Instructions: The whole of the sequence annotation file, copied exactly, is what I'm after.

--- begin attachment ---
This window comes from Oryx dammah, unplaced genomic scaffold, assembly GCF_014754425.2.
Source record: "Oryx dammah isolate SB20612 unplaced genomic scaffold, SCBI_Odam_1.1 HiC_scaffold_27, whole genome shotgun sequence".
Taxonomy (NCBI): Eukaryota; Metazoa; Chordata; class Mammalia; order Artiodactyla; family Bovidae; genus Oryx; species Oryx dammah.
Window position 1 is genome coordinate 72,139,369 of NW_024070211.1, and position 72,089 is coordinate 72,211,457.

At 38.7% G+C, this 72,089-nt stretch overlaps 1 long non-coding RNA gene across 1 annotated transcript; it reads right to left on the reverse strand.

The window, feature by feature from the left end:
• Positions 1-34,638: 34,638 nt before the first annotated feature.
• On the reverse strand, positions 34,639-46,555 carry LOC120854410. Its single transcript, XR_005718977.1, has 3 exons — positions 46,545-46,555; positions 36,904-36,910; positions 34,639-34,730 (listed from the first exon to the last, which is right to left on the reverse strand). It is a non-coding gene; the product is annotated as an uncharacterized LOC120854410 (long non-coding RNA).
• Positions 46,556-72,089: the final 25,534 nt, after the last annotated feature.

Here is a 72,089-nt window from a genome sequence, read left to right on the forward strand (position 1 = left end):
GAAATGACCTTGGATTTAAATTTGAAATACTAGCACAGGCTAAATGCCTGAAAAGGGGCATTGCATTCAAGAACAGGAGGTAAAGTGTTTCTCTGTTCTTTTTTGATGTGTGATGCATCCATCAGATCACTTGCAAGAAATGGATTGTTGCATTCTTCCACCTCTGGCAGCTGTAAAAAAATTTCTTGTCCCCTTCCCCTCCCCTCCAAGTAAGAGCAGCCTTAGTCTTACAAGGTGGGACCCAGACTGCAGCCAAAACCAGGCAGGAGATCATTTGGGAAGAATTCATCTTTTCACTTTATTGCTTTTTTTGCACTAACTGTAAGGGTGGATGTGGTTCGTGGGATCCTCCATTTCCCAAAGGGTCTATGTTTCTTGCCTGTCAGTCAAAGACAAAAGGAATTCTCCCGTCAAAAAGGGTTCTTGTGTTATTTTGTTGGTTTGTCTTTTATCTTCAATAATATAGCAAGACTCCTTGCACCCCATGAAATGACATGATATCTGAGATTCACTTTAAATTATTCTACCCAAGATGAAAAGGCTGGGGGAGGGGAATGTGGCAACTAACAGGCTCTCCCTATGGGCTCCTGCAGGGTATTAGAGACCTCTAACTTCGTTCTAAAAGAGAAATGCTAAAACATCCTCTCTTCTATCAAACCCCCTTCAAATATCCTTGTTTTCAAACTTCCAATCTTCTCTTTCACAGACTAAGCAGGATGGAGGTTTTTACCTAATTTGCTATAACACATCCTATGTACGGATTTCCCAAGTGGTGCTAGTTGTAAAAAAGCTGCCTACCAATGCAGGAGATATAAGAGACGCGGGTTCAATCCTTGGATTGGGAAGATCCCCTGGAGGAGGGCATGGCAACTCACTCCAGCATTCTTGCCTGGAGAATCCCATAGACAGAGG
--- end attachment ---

This window comes from Oryx dammah, unplaced genomic scaffold, assembly GCF_014754425.2.
Source record: "Oryx dammah isolate SB20612 unplaced genomic scaffold, SCBI_Odam_1.1 HiC_scaffold_27, whole genome shotgun sequence".
Taxonomy (NCBI): Eukaryota; Metazoa; Chordata; class Mammalia; order Artiodactyla; family Bovidae; genus Oryx; species Oryx dammah.
Window position 1 is genome coordinate 72,139,369 of NW_024070211.1, and position 72,089 is coordinate 72,211,457.

At 38.7% G+C, this 72,089-nt stretch overlaps 1 long non-coding RNA gene across 1 annotated transcript; it reads right to left on the reverse strand.

The window, feature by feature from the left end:
• Positions 1-34,638: 34,638 nt before the first annotated feature.
• On the reverse strand, positions 34,639-46,555 carry LOC120854410. Its single transcript, XR_005718977.1, has 3 exons — positions 46,545-46,555; positions 36,904-36,910; positions 34,639-34,730 (listed from the first exon to the last, which is right to left on the reverse strand). It is a non-coding gene; the product is annotated as an uncharacterized LOC120854410 (long non-coding RNA).
• Positions 46,556-72,089: the final 25,534 nt, after the last annotated feature.

Here is a 72,089-nt window from a genome sequence, read left to right on the forward strand (position 1 = left end):
GAAATGACCTTGGATTTAAATTTGAAATACTAGCACAGGCTAAATGCCTGAAAAGGGGCATTGCATTCAAGAACAGGAGGTAAAGTGTTTCTCTGTTCTTTTTTGATGTGTGATGCATCCATCAGATCACTTGCAAGAAATGGATTGTTGCATTCTTCCACCTCTGGCAGCTGTAAAAAAATTTCTTGTCCCCTTCCCCTCCCCTCCAAGTAAGAGCAGCCTTAGTCTTACAAGGTGGGACCCAGACTGCAGCCAAAACCAGGCAGGAGATCATTTGGGAAGAATTCATCTTTTCACTTTATTGCTTTTTTTGCACTAACTGTAAGGGTGGATGTGGTTCGTGGGATCCTCCATTTCCCAAAGGGTCTATGTTTCTTGCCTGTCAGTCAAAGACAAAAGGAATTCTCCCGTCAAAAAGGGTTCTTGTGTTATTTTGTTGGTTTGTCTTTTATCTTCAATAATATAGCAAGACTCCTTGCACCCCATGAAATGACATGATATCTGAGATTCACTTTAAATTATTCTACCCAAGATGAAAAGGCTGGGGGAGGGGAATGTGGCAACTAACAGGCTCTCCCTATGGGCTCCTGCAGGGTATTAGAGACCTCTAACTTCGTTCTAAAAGAGAAATGCTAAAACATCCTCTCTTCTATCAAACCCCCTTCAAATATCCTTGTTTTCAAACTTCCAATCTTCTCTTTCACAGACTAAGCAGGATGGAGGTTTTTACCTAATTTGCTATAACACATCCTATGTACGGATTTCCCAAGTGGTGCTAGTTGTAAAAAAGCTGCCTACCAATGCAGGAGATATAAGAGACGCGGGTTCAATCCTTGGATTGGGAAGATCCCCTGGAGGAGGGCATGGCAACTCACTCCAGCATTCTTGCCTGGAGAATCCCATAGACAGAGG